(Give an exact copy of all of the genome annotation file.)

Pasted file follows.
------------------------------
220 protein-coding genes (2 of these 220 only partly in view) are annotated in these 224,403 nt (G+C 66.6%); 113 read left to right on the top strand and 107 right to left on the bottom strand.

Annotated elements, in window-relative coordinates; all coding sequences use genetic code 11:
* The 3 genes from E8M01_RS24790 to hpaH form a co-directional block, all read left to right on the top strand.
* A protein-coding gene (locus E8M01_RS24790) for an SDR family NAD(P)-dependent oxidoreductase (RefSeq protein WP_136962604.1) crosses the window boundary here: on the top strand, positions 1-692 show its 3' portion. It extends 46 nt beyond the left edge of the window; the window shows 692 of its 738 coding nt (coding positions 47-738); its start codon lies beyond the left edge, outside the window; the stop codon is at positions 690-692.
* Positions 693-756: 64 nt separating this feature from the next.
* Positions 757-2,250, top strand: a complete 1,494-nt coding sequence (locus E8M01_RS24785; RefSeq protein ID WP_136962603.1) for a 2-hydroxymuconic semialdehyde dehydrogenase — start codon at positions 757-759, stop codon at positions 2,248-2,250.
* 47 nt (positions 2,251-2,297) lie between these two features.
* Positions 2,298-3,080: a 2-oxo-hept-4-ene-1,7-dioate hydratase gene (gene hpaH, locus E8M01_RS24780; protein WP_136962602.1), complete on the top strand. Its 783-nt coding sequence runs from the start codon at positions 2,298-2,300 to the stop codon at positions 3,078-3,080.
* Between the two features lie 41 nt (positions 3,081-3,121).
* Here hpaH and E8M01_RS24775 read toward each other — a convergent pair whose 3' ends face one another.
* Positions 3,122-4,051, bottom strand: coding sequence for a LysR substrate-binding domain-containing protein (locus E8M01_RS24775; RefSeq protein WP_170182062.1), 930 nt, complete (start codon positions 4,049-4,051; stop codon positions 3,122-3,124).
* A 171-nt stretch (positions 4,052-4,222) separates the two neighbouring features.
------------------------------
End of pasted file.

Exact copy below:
220 protein-coding genes (2 of these 220 only partly in view) are annotated in these 224,403 nt (G+C 66.6%); 113 read left to right on the top strand and 107 right to left on the bottom strand.

Annotated elements, in window-relative coordinates; all coding sequences use genetic code 11:
* The 3 genes from E8M01_RS24790 to hpaH form a co-directional block, all read left to right on the top strand.
* A protein-coding gene (locus E8M01_RS24790) for an SDR family NAD(P)-dependent oxidoreductase (RefSeq protein WP_136962604.1) crosses the window boundary here: on the top strand, positions 1-692 show its 3' portion. It extends 46 nt beyond the left edge of the window; the window shows 692 of its 738 coding nt (coding positions 47-738); its start codon lies beyond the left edge, outside the window; the stop codon is at positions 690-692.
* Positions 693-756: 64 nt separating this feature from the next.
* Positions 757-2,250, top strand: a complete 1,494-nt coding sequence (locus E8M01_RS24785; RefSeq protein ID WP_136962603.1) for a 2-hydroxymuconic semialdehyde dehydrogenase — start codon at positions 757-759, stop codon at positions 2,248-2,250.
* 47 nt (positions 2,251-2,297) lie between these two features.
* Positions 2,298-3,080: a 2-oxo-hept-4-ene-1,7-dioate hydratase gene (gene hpaH, locus E8M01_RS24780; protein WP_136962602.1), complete on the top strand. Its 783-nt coding sequence runs from the start codon at positions 2,298-2,300 to the stop codon at positions 3,078-3,080.
* Between the two features lie 41 nt (positions 3,081-3,121).
* Here hpaH and E8M01_RS24775 read toward each other — a convergent pair whose 3' ends face one another.
* Positions 3,122-4,051, bottom strand: coding sequence for a LysR substrate-binding domain-containing protein (locus E8M01_RS24775; RefSeq protein WP_170182062.1), 930 nt, complete (start codon positions 4,049-4,051; stop codon positions 3,122-3,124).
* A 171-nt stretch (positions 4,052-4,222) separates the two neighbouring features.